The Constitution was adopted in November 1949, and in January 1950, this came into force. I was conferred the prestigious title ‘The Father of Indian Constitution,’ The highlights of this constitution were the Right to Equality, the Right to freedom, the Right against exploitation, the Right to freedom of Religion, Cultural and Educational Rights and the Right to Constitutional Remedies.
With time, conflicts started rising between Mr. Jawaharlal Nehru and myself regarding safeguarding the position of the Scheduled Castes, the foreign policy of the country and portfolios given to other ministers. I was made to feel left out. However, the Hindu Code Bill, which Mr. Nehru shelved after promising to move further, was what provoked and prompted my resignation in 1951.
In 1952, I contested in Indian General Election for the first time but lost to Congress Party and moved to become a member of the Rajya Sabha. I tried to enter Lok Sabha again in the by-election of 1954 but couldn’t win.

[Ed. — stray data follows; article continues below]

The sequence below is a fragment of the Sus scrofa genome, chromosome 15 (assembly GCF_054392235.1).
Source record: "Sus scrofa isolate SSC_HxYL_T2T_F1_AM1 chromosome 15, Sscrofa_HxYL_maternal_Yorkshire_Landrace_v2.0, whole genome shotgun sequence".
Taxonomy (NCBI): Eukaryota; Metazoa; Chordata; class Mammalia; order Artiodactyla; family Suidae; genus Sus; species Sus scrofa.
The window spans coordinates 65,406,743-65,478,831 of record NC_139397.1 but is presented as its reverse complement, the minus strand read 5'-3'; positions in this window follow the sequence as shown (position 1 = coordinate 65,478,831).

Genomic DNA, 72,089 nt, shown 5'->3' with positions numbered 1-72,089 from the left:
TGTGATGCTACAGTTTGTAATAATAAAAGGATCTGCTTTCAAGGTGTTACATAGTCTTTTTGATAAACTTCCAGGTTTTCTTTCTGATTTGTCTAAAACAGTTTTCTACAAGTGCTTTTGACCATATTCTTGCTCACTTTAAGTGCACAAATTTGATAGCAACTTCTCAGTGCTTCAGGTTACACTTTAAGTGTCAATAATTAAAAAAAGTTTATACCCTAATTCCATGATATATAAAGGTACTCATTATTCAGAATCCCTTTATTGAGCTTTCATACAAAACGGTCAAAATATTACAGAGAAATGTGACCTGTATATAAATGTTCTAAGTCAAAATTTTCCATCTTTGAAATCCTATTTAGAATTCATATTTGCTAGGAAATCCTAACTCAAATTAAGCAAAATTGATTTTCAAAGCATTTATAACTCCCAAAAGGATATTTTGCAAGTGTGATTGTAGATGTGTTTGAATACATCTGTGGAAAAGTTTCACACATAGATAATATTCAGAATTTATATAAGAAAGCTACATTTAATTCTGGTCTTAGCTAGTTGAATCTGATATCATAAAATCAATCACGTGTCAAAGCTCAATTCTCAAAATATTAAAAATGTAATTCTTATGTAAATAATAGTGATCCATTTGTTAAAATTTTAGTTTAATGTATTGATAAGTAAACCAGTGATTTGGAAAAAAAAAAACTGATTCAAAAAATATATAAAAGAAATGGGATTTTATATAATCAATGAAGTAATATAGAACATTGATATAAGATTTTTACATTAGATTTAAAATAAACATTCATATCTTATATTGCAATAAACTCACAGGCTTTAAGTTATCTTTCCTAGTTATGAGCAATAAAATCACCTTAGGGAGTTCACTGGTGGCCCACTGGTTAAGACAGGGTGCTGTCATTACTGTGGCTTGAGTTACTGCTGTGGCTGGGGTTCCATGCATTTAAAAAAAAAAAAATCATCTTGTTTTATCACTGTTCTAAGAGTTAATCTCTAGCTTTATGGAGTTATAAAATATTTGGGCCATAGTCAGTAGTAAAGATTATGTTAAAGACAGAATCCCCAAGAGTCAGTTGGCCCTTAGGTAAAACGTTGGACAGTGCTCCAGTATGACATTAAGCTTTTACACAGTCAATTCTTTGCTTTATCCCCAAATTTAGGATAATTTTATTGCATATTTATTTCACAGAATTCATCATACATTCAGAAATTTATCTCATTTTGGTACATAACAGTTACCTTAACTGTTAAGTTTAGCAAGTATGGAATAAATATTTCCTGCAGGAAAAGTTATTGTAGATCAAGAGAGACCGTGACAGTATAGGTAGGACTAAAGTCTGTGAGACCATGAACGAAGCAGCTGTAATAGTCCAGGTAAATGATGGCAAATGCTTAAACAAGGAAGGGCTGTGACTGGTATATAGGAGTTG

Within a short period, I resigned due to a lack of influence in the government. In October 1956, in despair, I renounced Hinduism and decided to become a Buddhist.
Though I liked the spiritual aspects of Hinduism, I strongly felt a degradation when it came to untouchables. This news spread like fire and was the talk of the town.
When the Nizam of Hyderabad came to know about my thoughts, he immediately sent a letter wherein he asked me to convert myself into a Muslim and offered huge sums.
However, I declined his offer since I felt confident in my choice. I believed Buddhism was the best option and would improve the oppressed class’s social standing. At a ceremony in Nagpur, thousands of people made the decision to leave the Hindu faith and joined forces with me to embrace Buddhism.
But soon, my health began to deteriorate, pushing me to step down from my key duties while waiting for a peaceful end.
Indian society is divided into 5 castes
- Brahmins: the priestly caste. After their religious role decreased they became the caste of officialdom.
- Kshatriya: warrior caste.
- Vaisya: the commoner caste.
- Sudras: represented the great bulk of the Indian population. …
- Untouchables: descendants of slaves or prisoners